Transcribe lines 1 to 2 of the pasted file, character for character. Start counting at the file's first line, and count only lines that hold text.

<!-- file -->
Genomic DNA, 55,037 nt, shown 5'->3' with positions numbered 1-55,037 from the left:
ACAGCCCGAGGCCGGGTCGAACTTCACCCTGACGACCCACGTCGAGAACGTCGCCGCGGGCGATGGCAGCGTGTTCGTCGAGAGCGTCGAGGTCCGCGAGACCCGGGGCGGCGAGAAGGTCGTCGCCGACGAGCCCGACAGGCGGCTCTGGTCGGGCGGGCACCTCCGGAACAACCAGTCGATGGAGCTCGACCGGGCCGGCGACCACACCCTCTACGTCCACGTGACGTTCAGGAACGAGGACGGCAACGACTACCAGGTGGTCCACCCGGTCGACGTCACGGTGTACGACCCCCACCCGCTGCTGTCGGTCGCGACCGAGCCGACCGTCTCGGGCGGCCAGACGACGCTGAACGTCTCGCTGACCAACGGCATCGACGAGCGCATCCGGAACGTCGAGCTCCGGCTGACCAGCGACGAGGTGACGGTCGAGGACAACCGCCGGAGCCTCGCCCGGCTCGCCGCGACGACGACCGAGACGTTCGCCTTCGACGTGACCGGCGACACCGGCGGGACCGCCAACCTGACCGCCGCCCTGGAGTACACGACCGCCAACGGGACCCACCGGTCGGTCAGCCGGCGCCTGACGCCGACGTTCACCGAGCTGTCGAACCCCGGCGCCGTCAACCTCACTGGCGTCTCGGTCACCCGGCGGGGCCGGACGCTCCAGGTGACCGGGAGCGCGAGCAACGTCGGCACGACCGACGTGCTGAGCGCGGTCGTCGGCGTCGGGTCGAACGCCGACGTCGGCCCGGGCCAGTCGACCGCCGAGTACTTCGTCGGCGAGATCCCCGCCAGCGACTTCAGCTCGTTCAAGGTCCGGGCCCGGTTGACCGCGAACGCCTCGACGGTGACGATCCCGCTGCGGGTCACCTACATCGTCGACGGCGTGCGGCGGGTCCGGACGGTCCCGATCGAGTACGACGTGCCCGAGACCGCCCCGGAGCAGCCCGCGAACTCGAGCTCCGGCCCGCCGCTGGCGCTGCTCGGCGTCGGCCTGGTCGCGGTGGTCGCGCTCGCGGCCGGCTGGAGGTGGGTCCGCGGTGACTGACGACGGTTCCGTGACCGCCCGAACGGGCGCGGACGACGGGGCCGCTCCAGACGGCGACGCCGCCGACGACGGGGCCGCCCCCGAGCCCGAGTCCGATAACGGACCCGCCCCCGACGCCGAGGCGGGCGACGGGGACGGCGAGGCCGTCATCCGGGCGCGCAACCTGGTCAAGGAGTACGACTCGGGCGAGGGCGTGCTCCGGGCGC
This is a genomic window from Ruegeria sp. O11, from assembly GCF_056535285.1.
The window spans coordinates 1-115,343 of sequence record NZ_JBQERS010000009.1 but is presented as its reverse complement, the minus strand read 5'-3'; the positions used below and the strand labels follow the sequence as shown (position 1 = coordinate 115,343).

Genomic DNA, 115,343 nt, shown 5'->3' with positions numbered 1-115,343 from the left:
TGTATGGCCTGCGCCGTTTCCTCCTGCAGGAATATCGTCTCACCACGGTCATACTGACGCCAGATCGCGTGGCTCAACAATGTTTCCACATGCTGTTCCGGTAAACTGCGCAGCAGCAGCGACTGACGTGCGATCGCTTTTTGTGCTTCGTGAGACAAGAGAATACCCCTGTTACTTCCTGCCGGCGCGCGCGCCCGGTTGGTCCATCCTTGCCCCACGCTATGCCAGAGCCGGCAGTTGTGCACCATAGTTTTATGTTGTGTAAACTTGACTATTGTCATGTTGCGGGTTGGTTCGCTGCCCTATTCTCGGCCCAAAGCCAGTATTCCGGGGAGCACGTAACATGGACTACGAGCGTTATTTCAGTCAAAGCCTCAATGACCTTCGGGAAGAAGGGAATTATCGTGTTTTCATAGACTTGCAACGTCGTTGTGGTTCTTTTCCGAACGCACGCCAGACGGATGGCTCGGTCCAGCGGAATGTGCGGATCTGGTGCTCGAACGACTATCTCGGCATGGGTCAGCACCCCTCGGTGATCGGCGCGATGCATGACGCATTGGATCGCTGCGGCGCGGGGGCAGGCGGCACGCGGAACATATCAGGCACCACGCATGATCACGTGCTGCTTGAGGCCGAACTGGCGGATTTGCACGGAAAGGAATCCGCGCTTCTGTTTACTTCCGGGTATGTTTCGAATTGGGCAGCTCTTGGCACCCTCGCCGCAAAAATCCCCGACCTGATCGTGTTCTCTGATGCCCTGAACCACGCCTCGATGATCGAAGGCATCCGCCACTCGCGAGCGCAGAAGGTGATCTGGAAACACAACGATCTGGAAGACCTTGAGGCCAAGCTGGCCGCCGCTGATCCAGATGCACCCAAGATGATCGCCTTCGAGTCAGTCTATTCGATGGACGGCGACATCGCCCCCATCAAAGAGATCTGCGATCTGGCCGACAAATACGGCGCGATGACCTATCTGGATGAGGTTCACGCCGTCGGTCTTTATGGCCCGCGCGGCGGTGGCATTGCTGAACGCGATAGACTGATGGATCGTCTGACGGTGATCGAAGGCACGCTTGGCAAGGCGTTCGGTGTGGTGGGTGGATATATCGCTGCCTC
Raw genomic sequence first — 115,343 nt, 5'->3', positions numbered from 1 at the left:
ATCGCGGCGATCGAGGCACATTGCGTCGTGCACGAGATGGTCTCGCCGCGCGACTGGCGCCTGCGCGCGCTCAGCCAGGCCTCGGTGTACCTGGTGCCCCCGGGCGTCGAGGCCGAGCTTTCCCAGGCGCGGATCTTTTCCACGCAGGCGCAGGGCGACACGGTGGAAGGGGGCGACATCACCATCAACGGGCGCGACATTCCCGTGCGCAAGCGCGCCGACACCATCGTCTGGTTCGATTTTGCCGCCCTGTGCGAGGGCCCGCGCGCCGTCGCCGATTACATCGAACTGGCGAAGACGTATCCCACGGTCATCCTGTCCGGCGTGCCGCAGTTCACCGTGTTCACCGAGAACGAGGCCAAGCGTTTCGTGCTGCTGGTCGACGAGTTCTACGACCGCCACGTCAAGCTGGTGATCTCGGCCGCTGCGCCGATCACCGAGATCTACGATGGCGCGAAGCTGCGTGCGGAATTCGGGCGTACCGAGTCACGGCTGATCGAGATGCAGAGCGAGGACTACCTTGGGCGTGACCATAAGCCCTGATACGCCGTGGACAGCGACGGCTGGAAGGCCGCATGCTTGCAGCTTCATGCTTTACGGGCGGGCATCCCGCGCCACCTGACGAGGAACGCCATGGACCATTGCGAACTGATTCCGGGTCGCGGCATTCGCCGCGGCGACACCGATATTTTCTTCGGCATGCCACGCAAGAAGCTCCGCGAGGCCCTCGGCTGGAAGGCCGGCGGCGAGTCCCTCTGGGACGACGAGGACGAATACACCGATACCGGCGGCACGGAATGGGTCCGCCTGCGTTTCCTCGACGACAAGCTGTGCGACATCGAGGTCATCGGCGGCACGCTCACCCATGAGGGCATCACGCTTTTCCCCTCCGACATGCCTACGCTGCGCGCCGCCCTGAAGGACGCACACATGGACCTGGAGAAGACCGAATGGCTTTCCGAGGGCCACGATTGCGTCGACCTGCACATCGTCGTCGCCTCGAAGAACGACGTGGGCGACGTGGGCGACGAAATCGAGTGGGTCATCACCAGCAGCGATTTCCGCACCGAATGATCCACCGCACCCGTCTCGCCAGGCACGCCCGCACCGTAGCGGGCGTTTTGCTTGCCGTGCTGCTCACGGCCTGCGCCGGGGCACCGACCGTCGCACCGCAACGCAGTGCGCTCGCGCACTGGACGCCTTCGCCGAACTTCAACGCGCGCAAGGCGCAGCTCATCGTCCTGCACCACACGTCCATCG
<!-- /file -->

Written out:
Genomic DNA, 55,037 nt, shown 5'->3' with positions numbered 1-55,037 from the left:
ACAGCCCGAGGCCGGGTCGAACTTCACCCTGACGACCCACGTCGAGAACGTCGCCGCGGGCGATGGCAGCGTGTTCGTCGAGAGCGTCGAGGTCCGCGAGACCCGGGGCGGCGAGAAGGTCGTCGCCGACGAGCCCGACAGGCGGCTCTGGTCGGGCGGGCACCTCCGGAACAACCAGTCGATGGAGCTCGACCGGGCCGGCGACCACACCCTCTACGTCCACGTGACGTTCAGGAACGAGGACGGCAACGACTACCAGGTGGTCCACCCGGTCGACGTCACGGTGTACGACCCCCACCCGCTGCTGTCGGTCGCGACCGAGCCGACCGTCTCGGGCGGCCAGACGACGCTGAACGTCTCGCTGACCAACGGCATCGACGAGCGCATCCGGAACGTCGAGCTCCGGCTGACCAGCGACGAGGTGACGGTCGAGGACAACCGCCGGAGCCTCGCCCGGCTCGCCGCGACGACGACCGAGACGTTCGCCTTCGACGTGACCGGCGACACCGGCGGGACCGCCAACCTGACCGCCGCCCTGGAGTACACGACCGCCAACGGGACCCACCGGTCGGTCAGCCGGCGCCTGACGCCGACGTTCACCGAGCTGTCGAACCCCGGCGCCGTCAACCTCACTGGCGTCTCGGTCACCCGGCGGGGCCGGACGCTCCAGGTGACCGGGAGCGCGAGCAACGTCGGCACGACCGACGTGCTGAGCGCGGTCGTCGGCGTCGGGTCGAACGCCGACGTCGGCCCGGGCCAGTCGACCGCCGAGTACTTCGTCGGCGAGATCCCCGCCAGCGACTTCAGCTCGTTCAAGGTCCGGGCCCGGTTGACCGCGAACGCCTCGACGGTGACGATCCCGCTGCGGGTCACCTACATCGTCGACGGCGTGCGGCGGGTCCGGACGGTCCCGATCGAGTACGACGTGCCCGAGACCGCCCCGGAGCAGCCCGCGAACTCGAGCTCCGGCCCGCCGCTGGCGCTGCTCGGCGTCGGCCTGGTCGCGGTGGTCGCGCTCGCGGCCGGCTGGAGGTGGGTCCGCGGTGACTGACGACGGTTCCGTGACCGCCCGAACGGGCGCGGACGACGGGGCCGCTCCAGACGGCGACGCCGCCGACGACGGGGCCGCCCCCGAGCCCGAGTCCGATAACGGACCCGCCCCCGACGCCGAGGCGGGCGACGGGGACGGCGAGGCCGTCATCCGGGCGCGCAACCTGGTCAAGGAGTACGACTCGGGCGAGGGCGTGCTCCGGGCGC